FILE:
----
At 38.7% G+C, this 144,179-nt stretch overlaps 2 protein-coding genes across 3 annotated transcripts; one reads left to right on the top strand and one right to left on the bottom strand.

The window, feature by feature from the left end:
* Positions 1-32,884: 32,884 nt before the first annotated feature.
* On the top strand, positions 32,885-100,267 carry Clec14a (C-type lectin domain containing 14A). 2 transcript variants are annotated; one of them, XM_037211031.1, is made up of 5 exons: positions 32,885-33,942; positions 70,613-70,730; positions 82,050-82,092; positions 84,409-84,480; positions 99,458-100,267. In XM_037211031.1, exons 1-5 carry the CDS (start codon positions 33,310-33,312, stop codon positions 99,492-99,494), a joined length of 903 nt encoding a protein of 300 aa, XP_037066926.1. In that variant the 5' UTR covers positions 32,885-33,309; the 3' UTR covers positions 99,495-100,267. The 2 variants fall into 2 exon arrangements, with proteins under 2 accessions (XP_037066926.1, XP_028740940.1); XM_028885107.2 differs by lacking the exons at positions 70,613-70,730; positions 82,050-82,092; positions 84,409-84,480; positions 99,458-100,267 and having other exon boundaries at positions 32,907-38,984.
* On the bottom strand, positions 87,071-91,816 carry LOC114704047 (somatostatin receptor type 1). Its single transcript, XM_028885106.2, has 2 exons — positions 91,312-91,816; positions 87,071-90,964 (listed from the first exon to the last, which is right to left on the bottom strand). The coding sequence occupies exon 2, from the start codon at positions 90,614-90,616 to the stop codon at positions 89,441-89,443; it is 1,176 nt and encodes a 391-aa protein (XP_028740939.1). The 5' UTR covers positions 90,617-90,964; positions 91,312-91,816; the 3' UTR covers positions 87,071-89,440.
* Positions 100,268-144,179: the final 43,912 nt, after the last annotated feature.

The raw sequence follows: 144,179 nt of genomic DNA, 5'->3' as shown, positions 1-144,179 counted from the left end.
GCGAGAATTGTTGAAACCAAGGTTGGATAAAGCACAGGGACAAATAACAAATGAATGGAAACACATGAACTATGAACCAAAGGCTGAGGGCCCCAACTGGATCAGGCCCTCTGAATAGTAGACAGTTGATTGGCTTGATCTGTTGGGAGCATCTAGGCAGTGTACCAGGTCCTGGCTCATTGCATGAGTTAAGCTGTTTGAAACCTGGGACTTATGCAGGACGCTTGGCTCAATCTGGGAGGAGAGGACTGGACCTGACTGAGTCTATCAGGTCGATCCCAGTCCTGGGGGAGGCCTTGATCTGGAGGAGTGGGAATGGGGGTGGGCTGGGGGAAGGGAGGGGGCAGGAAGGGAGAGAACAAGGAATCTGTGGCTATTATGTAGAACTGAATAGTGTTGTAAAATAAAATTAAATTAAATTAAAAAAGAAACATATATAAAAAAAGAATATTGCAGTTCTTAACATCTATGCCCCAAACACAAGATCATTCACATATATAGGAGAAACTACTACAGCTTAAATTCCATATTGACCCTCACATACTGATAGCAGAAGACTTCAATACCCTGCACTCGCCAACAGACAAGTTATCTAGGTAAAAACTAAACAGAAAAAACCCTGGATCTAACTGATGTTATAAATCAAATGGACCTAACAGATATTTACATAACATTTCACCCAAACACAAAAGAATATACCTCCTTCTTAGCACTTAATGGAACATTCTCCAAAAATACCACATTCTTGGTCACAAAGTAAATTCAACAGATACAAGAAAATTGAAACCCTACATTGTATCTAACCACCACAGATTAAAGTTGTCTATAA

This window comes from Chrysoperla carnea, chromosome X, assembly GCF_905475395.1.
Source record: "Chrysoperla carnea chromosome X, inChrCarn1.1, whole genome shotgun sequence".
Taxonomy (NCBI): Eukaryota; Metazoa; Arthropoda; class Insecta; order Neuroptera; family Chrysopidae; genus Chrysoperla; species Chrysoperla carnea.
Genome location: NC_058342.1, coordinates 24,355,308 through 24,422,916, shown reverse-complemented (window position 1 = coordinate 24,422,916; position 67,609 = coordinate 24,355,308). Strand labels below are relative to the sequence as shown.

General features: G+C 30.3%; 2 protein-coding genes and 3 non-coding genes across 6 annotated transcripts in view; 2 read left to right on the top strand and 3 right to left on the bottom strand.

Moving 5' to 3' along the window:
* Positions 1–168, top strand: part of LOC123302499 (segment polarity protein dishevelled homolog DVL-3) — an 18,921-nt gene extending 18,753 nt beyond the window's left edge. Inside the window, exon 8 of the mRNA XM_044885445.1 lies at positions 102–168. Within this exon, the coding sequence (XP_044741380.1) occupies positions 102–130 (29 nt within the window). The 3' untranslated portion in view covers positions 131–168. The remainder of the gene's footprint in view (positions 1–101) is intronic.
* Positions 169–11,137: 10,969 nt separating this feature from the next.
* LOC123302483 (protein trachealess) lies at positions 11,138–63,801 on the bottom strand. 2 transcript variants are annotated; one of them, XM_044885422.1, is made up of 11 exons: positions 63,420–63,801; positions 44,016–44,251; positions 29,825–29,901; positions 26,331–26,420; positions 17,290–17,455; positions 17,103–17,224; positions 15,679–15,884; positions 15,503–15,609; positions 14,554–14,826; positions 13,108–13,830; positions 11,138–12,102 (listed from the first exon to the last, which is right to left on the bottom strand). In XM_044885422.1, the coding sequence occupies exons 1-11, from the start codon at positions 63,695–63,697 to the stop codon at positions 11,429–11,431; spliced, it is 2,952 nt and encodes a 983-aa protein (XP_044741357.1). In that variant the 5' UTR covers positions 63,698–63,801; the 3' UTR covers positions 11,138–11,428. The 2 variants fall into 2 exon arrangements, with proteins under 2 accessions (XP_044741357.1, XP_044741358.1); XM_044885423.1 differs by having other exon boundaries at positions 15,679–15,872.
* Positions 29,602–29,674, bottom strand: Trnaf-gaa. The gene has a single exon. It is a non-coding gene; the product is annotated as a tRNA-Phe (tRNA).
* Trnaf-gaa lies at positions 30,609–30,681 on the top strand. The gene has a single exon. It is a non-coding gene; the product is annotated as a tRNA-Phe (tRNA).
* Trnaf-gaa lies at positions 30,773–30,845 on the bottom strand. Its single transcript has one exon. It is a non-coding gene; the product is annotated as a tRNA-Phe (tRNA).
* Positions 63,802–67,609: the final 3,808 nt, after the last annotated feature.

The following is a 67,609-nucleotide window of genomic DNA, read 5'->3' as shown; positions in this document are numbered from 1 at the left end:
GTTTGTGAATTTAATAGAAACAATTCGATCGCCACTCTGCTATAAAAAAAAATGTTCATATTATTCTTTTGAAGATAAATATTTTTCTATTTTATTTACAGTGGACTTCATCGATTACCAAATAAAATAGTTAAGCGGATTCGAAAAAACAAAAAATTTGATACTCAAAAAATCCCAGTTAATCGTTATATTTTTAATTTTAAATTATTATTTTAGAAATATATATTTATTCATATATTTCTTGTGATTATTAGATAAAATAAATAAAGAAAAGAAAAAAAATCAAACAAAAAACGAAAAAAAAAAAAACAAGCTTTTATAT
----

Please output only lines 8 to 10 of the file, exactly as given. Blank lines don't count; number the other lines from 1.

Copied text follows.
GCGAGAATTGTTGAAACCAAGGTTGGATAAAGCACAGGGACAAATAACAAATGAATGGAAACACATGAACTATGAACCAAAGGCTGAGGGCCCCAACTGGATCAGGCCCTCTGAATAGTAGACAGTTGATTGGCTTGATCTGTTGGGAGCATCTAGGCAGTGTACCAGGTCCTGGCTCATTGCATGAGTTAAGCTGTTTGAAACCTGGGACTTATGCAGGACGCTTGGCTCAATCTGGGAGGAGAGGACTGGACCTGACTGAGTCTATCAGGTCGATCCCAGTCCTGGGGGAGGCCTTGATCTGGAGGAGTGGGAATGGGGGTGGGCTGGGGGAAGGGAGGGGGCAGGAAGGGAGAGAACAAGGAATCTGTGGCTATTATGTAGAACTGAATAGTGTTGTAAAATAAAATTAAATTAAATTAAAAAAGAAACATATATAAAAAAAGAATATTGCAGTTCTTAACATCTATGCCCCAAACACAAGATCATTCACATATATAGGAGAAACTACTACAGCTTAAATTCCATATTGACCCTCACATACTGATAGCAGAAGACTTCAATACCCTGCACTCGCCAACAGACAAGTTATCTAGGTAAAAACTAAACAGAAAAAACCCTGGATCTAACTGATGTTATAAATCAAATGGACCTAACAGATATTTACATAACATTTCACCCAAACACAAAAGAATATACCTCCTTCTTAGCACTTAATGGAACATTCTCCAAAAATACCACATTCTTGGTCACAAAGTAAATTCAACAGATACAAGAAAATTGAAACCCTACATTGTATCTAACCACCACAGATTAAAGTTGTCTATAA

This window comes from Chrysoperla carnea, chromosome X, assembly GCF_905475395.1.
Source record: "Chrysoperla carnea chromosome X, inChrCarn1.1, whole genome shotgun sequence".